This case highlights the importance of broker supervision regardless of the size of the firm. It is important for brokers to maintain appropriate records, and know the activities of their agents. While this task may seem particularly important when a brokerage firm has multiple salespeople, it is required by the regulations regardless of the size of the firm.
In February 2010, Ms. Rebecca Jenkins was issued a real estate principal broker license. She began to operate her own firm, Realty By Rebecca, in March 2012. Realty By Rebecca had only one salesperson associated with the firm, Juan Brones. During a review of documents pertaining to a separate complaint, investigators noted that Ms. Rebecca Jenkins, as a principal broker, may not have provided adequate supervision in maintaining written procedures and policies covering all content areas identified by the Board, failed to maintain records, failed to keep complete and accurate financial records, and failed to take reasonable action after becoming aware of a violation against a licensed salesperson.
The investigators made a request to docket a new file against Ms. Jenkins.
Investigators noted that in November 2016, Mr. Andrew Fellows entered into an Exclusive Authorization to Sell agreement (“Listing Agreement”) with Realty By Rebecca to sell a house located at 123 West Street, Hampton Roads, Virginia. The Listing Agreement began on November 1, 2016, and expired April 30, 2017.
On April 25, 2017, Mr. Fellows, as landlord, entered into a Residential Lease to rent the same property beginning on June 1, 2017. The lease specified Realty By Rebecca as the agent for the landlord and was signed by Mr. Brones. Almost a year later, Mr. Fellows, as seller, entered into a Residential Contract of Purchase for the sale of the same property with Ms. Lindsey Cuff as buyer. The contract was ratified on May 15, 2018, and closed on June 21, 2018. Realty By Rebecca was listed as both the listing and selling firm. Mr. Brones was listed as representing both parties.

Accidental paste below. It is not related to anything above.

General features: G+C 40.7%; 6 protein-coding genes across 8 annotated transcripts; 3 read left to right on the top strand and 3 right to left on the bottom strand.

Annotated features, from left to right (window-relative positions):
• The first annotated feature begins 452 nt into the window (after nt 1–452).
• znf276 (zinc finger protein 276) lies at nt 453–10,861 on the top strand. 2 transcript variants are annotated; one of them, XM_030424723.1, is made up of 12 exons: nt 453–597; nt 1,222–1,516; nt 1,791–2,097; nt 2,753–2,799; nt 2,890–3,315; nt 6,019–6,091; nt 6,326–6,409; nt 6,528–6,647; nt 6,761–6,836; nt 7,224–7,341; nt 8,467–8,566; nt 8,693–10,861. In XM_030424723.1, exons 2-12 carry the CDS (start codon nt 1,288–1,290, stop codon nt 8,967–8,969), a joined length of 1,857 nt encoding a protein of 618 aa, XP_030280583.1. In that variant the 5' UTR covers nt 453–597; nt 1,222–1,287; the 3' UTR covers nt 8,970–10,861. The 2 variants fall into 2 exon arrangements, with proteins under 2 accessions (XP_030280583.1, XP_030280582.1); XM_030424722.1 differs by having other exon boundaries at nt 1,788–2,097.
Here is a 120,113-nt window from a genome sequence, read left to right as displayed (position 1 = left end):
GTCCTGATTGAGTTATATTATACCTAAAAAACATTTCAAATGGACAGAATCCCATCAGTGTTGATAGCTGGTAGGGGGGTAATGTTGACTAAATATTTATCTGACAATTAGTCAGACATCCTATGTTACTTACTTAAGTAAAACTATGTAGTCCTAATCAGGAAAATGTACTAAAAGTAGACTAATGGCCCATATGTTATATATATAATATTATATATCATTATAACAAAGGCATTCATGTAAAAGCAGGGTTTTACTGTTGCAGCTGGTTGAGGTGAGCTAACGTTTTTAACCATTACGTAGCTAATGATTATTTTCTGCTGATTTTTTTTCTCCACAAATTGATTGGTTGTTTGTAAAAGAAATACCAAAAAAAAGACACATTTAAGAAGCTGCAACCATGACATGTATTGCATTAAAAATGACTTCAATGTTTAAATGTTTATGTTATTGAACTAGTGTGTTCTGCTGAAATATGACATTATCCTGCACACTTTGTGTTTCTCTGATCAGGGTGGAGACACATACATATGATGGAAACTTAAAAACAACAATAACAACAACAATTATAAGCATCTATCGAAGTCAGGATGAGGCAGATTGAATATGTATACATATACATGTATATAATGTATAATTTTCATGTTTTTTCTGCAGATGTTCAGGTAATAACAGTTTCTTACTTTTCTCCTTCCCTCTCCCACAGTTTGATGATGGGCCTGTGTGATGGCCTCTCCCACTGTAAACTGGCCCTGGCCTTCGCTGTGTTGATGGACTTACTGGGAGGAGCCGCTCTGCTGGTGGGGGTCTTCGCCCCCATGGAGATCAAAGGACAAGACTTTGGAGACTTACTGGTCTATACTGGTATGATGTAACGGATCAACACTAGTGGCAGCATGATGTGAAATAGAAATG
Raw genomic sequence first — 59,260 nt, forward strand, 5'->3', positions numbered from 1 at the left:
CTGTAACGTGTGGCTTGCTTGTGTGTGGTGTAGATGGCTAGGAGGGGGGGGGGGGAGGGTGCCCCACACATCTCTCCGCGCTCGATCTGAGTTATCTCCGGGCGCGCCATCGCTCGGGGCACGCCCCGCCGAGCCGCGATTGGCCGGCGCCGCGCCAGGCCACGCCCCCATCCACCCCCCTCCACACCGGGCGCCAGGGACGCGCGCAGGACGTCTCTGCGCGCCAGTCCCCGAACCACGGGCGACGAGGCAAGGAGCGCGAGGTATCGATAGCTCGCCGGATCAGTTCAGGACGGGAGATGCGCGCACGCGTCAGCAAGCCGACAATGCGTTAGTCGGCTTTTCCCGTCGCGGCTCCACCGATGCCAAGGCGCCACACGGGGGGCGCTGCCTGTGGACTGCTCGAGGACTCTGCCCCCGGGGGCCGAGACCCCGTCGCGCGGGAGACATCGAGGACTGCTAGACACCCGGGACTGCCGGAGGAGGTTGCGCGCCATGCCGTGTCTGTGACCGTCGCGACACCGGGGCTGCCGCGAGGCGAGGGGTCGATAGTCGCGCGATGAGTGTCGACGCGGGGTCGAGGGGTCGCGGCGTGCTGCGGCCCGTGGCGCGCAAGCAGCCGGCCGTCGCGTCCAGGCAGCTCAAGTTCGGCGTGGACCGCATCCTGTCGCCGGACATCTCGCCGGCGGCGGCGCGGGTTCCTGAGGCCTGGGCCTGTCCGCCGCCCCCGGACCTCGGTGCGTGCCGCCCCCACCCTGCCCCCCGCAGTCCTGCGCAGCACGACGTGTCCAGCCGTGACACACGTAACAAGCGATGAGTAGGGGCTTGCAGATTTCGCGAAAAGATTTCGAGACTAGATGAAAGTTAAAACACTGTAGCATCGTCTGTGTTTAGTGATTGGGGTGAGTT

The investigators found that Ms. Jenkins did not obtain written brokerage agreements with Mr. Fellows for either the lease or the sale of the property, nor did Ms. Jenkins obtain a brokerage agreement with Ms. Cuff for the purchase of the subject property.
During an interview, Ms. Jenkins acknowledged that brokerage agreements were never obtained from Mr. Fellows nor Ms. Cuff. She stated that while “obviously there are missing documents” in the file, there was a valid contract which “seemed to be enough.” Ms. Jenkins also stated that she had spoken to Mr. Brones about the missing paperwork and he had indicated that a current brokerage agreement existed. Ms. Jenkins, however, did not review the file and stated that “the ball was dropped.”
The Board determined that Ms. Jenkins failed to provide reasonable and adequate supervision and ensure brokerage services were being carried out competently by a licensee of his firm. The Board issued her a fine of $750 and instructed her to complete at least eight classroom hours of Board-approved continuing education pertaining to Broker Management and Supervision.